Recent circular of RBI issued to banks for cyber attack which recently caused crores of rupee loss to the customers, is significant in the backdrop of recent debit cards scam in India. In order to prevent the loss and secure our cards from the fraudsters, we must know how these fraudsters actually work, and what are the different methods they use. Following are some of the ATM and Point of sale fraud list which will help you to understand these activities:
The fraudster jams the "cancel" and "Enter" keys with paste or by embeddings a stick or blades at the key’s edge. A client attempting to press the 'Enter/OK' key in the wake of entering the PIN, does not succeed, and thinks the machine is not working. Then trying to "Cancel" the transaction falls flat also. The events followed by once the customer leave ATM which is immediately replaced by the fraudster.
Any exchange at ATM remains active for around 30 seconds (20 seconds now and again) and by removing the paste or stick from the "Enter" key, they proceed to withdrawal of amount. The misfortune to the cardholder is, in any case, restricted only one withdrawals, without swiping the card again and re-entering the PIN.
Judicious exhortation: don't look for the assistance of an outsider to pull back money, and don't leave the ATM box until the exchange has been wiped out. Banks don't assume liability for such a fake, which they put down to carelessness with respect to the cardholder.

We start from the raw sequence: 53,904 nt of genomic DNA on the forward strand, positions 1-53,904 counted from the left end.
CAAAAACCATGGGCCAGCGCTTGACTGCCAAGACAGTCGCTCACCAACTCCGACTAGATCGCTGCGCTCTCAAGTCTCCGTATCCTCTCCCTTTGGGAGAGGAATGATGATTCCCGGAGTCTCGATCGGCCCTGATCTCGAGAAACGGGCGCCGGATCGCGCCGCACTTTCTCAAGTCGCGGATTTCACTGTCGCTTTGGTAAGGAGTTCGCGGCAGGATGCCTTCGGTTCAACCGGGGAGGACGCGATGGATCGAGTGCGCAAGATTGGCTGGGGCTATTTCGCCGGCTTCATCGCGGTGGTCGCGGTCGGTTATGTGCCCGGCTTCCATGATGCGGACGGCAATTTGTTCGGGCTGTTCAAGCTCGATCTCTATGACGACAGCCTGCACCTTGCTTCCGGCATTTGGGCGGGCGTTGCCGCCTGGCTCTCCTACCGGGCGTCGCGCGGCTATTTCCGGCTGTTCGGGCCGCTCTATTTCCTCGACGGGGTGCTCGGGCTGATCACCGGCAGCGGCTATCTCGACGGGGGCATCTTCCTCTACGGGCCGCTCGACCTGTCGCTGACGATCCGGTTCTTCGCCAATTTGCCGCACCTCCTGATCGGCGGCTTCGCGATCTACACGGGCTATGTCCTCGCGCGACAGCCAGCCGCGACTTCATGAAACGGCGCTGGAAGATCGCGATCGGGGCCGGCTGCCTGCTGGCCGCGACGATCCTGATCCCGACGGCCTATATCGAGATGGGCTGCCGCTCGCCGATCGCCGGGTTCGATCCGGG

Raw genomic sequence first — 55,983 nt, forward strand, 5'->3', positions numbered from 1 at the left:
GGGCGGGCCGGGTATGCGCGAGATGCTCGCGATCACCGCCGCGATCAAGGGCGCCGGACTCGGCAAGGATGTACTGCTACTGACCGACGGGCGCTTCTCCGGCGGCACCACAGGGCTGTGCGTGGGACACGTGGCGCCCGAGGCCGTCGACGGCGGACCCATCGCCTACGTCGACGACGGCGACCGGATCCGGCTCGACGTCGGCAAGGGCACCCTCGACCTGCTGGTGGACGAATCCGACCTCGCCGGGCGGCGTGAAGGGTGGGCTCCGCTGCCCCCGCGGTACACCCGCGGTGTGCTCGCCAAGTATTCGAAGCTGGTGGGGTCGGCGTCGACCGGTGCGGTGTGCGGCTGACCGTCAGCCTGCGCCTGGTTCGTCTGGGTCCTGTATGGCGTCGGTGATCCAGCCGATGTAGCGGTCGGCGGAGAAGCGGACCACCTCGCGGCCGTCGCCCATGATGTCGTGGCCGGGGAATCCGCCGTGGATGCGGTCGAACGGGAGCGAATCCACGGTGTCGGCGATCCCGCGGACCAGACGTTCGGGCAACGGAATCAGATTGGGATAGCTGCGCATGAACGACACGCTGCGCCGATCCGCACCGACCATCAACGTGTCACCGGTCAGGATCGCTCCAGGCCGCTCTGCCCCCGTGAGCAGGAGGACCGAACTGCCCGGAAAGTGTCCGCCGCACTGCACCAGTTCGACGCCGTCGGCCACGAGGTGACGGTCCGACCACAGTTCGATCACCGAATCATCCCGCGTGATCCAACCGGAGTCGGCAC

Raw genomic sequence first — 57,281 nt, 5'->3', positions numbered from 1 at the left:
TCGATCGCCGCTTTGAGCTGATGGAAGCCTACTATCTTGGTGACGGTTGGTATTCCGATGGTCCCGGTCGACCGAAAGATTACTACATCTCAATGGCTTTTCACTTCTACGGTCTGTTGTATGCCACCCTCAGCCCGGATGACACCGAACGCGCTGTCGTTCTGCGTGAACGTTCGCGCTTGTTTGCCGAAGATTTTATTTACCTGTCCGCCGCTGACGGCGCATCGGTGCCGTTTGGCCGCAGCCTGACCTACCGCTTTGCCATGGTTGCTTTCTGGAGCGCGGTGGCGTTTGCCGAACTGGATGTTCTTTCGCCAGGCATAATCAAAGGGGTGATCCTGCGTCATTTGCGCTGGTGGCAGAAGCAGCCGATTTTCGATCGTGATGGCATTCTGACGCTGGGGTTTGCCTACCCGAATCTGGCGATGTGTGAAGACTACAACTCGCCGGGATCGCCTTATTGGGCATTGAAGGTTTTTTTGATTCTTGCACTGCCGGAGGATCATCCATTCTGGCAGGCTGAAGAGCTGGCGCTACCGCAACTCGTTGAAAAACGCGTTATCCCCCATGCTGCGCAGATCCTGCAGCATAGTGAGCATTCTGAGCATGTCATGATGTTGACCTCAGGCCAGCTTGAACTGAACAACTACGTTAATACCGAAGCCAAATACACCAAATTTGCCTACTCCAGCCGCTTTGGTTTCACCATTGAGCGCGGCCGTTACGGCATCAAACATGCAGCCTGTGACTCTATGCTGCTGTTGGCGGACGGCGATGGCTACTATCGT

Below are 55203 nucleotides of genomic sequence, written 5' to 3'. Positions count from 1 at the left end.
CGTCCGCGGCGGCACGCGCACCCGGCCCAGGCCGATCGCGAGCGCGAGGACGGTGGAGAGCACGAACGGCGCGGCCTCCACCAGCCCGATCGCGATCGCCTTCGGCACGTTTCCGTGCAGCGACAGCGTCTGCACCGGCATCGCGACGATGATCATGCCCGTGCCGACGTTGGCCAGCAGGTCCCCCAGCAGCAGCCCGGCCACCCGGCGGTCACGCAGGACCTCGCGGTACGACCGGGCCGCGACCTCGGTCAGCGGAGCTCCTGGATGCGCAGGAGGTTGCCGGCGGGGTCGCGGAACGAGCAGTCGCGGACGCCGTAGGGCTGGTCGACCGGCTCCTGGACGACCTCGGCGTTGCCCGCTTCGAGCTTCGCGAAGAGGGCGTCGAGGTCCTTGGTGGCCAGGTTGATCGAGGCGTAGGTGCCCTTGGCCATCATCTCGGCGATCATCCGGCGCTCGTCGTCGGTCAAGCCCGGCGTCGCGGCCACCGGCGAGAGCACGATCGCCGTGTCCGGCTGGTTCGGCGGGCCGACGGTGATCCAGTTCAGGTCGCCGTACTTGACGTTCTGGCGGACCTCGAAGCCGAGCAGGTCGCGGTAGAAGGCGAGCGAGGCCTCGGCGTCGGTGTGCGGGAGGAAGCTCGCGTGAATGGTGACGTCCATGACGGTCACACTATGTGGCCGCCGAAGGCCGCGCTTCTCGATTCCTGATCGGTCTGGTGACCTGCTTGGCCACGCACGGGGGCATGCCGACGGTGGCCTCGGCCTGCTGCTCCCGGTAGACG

Whenever a client uses his debit card at a merchant point, the fraudster (who could be a fuel pump worker or an eatery waiter, and so on.) will make a note of the PIN that is entered in and, while giving back the card, swap it with an indistinguishable duplicate card from a store of a few cards he keeps. With both card and PIN, the fraudster can then pull back money until the cardholder can hinder the card.
Banks encourage clients to ensure their card is always in sight, to check in the event that it belongs originally to them only when an orderly hands it back, and to not request that he punch in the PIN at the transaction point terminal. In instances of card swapping misrepresentation as well, banks don't acknowledge obligation.
This sort of misrepresentation is more complex. A little skimming gadget is planted in the ATM's debit card space, which can read the data on the card's magnetic tape. The data, once replicated, can be duplicated on any card, which can be in this manner used to pull back money. The client's PIN is caught by a little camera that the fraudster introduces in the ATM stand. Banks by and large take the risk for skimming cheats and make good the loss of customer.
In any case, the client must block the card after the primary case of abuse.
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